Badger Lair is the underground home of Glen of Imaal Terrier enthusiasts.

Monday, February 20, 2006

Glens in Motion

The question is how should a Glen of Imaal Terrier move? The gait authority in the dog world, Rachel Page Elliott says in her book Dogsteps that "a strong, even gait is desirable in all breeds, no matter the size, the shape or the purpose." Correct movement is not something just show dogs need but is essential to performance, work, and play.

The start of any analysis of movement starts with the understanding of the unique structure of our breed and how it affects the movement our breed. The Glen of Imaal Terrier is a breed whose structure is due to achondroplasia, a "form of dwarfism primarily affecting the development of the long bones." (citing Harold R. Spira from Canine Terminology). The AKC standard of the Glen of Imaal Terrier (see link on sidebar) has many points that would make any judge of movement scratch their head and wonder how can a dog move with a gait that is rhythmic and effortless with these characteristics. A Glen is suppose to have a rising topline, bowed forequarters with turned out feet with a gait that is "free and even, covering the ground effortlessly with good reach in front and good drive behind. This is a working terrier, which must have the agility, freedom of movement and endurance to do the work for which it was developed." (AkC Glen standard). Yes, despite these features, Glens can move rhythmically and without effort and as one breeder says, "like a fine tuned locomotive." We want to see good drive in the rear and reach in the front. Many structural faults can give the appearance of either or both so one needs to analyze each structure to determine if a Glen is a sound mover. Some faults may be deceiving. For example, dogs who pitch or have a swinging of the rear legs or paddle in the front may look like it has good drive and reach. This piece on movement is just the tip of the iceberg and meant as a teaser for readers to focus on movement of our breed and for breeders to work to gain knowledge on structure and how it effects movement. There are great sources out there to study but nothing beats sitting ringside and watching not only Glens but also different breeds move. Remember that no dog is without its faults. Good breeders recognize these faults in order to eliminate them in future progeny. It should also be noted that many Glen exhibitors are not experienced dog handlers and may not be showing a dog well enough for anyone to really analyze the dog's movement.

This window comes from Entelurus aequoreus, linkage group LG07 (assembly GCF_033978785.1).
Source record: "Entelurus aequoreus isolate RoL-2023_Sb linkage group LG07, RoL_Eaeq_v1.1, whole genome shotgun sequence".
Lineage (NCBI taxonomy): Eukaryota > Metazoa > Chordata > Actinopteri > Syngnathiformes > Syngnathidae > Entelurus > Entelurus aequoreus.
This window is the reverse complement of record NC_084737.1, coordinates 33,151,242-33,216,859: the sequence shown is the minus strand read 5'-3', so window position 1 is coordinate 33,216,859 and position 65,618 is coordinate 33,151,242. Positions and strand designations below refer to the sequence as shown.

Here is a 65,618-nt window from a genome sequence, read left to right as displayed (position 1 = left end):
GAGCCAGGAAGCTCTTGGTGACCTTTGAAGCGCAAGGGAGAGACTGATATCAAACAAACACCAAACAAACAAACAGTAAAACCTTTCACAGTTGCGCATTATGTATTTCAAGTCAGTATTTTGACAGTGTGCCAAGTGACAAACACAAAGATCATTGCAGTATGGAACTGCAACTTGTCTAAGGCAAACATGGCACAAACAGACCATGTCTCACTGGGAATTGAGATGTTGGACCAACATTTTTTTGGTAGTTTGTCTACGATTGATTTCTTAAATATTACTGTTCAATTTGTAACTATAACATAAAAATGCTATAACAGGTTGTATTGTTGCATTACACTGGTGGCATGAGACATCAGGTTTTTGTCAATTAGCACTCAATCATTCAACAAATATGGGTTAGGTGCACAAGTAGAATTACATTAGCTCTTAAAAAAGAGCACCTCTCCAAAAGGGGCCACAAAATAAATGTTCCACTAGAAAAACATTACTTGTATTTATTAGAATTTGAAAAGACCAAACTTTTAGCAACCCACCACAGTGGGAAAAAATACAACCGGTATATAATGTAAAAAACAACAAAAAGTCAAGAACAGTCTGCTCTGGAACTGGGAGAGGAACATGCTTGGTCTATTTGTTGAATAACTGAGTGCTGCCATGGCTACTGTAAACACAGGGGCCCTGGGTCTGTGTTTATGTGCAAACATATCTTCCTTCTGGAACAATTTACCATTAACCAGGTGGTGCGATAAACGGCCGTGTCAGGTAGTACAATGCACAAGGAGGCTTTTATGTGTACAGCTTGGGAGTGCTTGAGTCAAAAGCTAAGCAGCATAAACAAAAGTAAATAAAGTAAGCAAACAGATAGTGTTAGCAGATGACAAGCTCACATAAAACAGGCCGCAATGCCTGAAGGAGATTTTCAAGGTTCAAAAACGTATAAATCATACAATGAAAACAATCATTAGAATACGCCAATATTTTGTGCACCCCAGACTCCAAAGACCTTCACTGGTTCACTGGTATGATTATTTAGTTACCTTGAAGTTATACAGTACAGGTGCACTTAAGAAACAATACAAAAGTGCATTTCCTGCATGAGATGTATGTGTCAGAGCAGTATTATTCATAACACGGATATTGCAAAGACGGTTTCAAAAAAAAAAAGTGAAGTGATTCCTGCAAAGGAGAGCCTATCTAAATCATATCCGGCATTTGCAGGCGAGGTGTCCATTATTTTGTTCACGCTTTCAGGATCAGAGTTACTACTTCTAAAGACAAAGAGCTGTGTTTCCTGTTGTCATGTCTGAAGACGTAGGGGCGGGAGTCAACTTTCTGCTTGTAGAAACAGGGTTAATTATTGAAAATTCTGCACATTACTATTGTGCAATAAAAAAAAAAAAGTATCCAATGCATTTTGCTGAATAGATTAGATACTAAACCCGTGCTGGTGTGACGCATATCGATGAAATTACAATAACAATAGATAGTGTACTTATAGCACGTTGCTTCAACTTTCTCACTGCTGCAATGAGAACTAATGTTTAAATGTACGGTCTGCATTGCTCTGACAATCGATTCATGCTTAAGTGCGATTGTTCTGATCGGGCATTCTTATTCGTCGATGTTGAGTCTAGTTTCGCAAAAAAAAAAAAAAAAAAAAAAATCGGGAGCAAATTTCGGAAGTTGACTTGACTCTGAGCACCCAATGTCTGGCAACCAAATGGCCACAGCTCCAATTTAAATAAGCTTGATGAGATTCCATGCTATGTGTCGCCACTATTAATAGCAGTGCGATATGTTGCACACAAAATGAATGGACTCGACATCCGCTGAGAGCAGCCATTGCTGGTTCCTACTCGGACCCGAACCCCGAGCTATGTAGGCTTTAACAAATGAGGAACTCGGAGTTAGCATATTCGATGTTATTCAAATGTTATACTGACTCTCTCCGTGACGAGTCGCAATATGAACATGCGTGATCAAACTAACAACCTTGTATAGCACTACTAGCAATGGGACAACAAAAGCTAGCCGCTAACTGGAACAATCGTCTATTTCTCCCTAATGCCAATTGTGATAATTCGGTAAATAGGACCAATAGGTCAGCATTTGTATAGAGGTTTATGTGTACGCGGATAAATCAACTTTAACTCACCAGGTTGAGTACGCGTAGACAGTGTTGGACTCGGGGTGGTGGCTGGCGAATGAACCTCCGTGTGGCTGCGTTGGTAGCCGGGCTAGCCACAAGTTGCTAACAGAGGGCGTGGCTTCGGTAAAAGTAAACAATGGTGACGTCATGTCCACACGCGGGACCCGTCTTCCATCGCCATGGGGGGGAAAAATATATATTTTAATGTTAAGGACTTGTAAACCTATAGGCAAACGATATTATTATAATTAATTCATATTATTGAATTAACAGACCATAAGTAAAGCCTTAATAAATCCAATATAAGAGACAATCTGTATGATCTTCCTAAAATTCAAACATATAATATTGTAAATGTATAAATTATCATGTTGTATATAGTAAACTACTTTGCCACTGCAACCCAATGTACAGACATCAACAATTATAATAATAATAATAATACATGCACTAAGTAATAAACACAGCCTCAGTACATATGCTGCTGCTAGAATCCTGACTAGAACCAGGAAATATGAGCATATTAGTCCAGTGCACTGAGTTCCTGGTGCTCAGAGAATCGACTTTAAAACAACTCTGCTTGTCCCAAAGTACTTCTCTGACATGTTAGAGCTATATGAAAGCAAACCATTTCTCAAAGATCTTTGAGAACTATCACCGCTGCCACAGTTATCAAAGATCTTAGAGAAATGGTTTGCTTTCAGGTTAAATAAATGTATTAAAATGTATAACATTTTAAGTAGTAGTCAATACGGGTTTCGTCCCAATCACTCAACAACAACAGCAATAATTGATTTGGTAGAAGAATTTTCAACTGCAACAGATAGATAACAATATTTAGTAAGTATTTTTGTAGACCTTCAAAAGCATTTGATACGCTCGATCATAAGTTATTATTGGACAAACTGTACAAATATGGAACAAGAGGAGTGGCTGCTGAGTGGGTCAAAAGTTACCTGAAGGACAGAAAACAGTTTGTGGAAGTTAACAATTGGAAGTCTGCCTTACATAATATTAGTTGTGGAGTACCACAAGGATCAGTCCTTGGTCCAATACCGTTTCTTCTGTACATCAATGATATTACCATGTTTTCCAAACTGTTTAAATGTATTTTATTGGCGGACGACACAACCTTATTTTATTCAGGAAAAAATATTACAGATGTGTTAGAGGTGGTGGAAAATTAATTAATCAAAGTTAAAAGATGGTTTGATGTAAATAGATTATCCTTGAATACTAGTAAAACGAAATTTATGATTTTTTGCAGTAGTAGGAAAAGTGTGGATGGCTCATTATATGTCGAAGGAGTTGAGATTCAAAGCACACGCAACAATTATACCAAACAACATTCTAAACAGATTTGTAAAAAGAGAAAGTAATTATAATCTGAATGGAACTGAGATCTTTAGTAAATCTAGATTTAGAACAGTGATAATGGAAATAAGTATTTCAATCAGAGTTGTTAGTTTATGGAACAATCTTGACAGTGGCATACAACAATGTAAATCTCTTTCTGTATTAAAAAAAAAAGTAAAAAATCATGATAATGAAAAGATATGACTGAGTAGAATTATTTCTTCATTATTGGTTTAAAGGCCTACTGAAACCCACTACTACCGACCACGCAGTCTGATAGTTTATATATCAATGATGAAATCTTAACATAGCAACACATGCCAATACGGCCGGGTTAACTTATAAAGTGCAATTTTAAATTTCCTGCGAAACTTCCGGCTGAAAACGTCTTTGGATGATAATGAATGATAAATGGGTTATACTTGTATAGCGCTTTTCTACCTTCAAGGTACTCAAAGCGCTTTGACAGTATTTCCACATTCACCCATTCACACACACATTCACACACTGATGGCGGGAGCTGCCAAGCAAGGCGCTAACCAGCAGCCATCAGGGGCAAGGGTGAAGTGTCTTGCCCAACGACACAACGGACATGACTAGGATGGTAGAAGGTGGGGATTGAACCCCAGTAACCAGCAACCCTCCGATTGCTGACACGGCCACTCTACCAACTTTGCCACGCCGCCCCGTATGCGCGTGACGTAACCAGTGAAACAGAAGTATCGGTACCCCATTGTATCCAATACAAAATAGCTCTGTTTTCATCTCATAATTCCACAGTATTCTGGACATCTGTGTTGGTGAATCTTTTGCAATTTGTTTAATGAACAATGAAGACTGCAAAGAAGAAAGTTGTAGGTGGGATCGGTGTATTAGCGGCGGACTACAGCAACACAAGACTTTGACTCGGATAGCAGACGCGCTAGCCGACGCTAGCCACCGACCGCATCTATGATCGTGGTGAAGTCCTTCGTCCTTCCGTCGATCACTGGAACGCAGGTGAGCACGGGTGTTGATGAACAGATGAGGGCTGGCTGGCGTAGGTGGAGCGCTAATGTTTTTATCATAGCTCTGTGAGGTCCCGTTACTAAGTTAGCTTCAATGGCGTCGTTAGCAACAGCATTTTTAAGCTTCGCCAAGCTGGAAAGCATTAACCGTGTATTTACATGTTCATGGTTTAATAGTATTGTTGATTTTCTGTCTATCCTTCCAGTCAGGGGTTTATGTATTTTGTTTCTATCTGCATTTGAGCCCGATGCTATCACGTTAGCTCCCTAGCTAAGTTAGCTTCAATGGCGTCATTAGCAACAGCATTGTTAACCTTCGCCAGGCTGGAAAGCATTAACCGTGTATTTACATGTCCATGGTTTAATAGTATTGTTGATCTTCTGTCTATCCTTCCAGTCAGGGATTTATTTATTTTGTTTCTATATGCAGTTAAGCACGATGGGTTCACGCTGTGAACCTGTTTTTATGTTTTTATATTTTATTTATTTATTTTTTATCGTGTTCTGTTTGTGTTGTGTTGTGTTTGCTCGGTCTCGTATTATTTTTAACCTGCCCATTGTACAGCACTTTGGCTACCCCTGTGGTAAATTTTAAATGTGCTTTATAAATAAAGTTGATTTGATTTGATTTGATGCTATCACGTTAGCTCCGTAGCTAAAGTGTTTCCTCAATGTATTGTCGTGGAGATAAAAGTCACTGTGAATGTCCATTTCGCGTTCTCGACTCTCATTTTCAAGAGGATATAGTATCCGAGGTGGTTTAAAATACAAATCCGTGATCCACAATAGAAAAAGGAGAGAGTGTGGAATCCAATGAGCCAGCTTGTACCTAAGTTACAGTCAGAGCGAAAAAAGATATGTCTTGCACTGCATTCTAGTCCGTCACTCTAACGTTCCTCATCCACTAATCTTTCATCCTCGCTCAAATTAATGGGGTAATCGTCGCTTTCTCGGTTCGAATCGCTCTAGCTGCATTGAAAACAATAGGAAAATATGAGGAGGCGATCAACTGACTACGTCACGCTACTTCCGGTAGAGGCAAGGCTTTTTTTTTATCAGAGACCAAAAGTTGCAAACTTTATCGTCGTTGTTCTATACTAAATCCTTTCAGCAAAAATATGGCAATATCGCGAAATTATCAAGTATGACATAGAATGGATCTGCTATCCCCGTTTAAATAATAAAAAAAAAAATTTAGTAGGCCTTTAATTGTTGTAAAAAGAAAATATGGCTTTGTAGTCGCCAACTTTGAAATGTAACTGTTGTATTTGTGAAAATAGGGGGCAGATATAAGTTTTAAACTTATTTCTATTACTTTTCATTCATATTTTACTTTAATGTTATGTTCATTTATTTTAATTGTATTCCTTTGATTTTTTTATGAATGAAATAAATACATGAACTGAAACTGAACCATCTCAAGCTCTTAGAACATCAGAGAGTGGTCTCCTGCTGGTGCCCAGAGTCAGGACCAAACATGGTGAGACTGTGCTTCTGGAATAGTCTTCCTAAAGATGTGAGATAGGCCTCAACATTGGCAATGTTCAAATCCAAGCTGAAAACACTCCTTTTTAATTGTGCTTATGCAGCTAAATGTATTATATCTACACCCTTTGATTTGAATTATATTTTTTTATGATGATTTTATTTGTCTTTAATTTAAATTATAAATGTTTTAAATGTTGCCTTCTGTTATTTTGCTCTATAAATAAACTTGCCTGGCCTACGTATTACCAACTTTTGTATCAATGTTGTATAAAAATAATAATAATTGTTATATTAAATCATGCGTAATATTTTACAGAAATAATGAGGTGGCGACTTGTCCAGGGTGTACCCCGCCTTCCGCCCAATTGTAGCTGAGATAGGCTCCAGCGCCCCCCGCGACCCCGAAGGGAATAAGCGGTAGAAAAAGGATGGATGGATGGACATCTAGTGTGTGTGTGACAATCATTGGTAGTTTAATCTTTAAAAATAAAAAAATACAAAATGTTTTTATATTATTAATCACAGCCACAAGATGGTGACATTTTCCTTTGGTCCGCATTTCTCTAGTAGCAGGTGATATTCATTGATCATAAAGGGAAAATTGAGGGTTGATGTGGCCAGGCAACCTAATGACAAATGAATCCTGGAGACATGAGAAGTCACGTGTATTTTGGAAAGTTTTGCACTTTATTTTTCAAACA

2 Comments:

Anonymous Anonymous said...

That was a very informative piece. I'm starting to learn abou the world of dog shows.

10:24 AM

 
Anonymous Anonymous said...

Movement is good topic and is like porn, cannot quite define what it is but I know it when I see it.

11:40 AM

 

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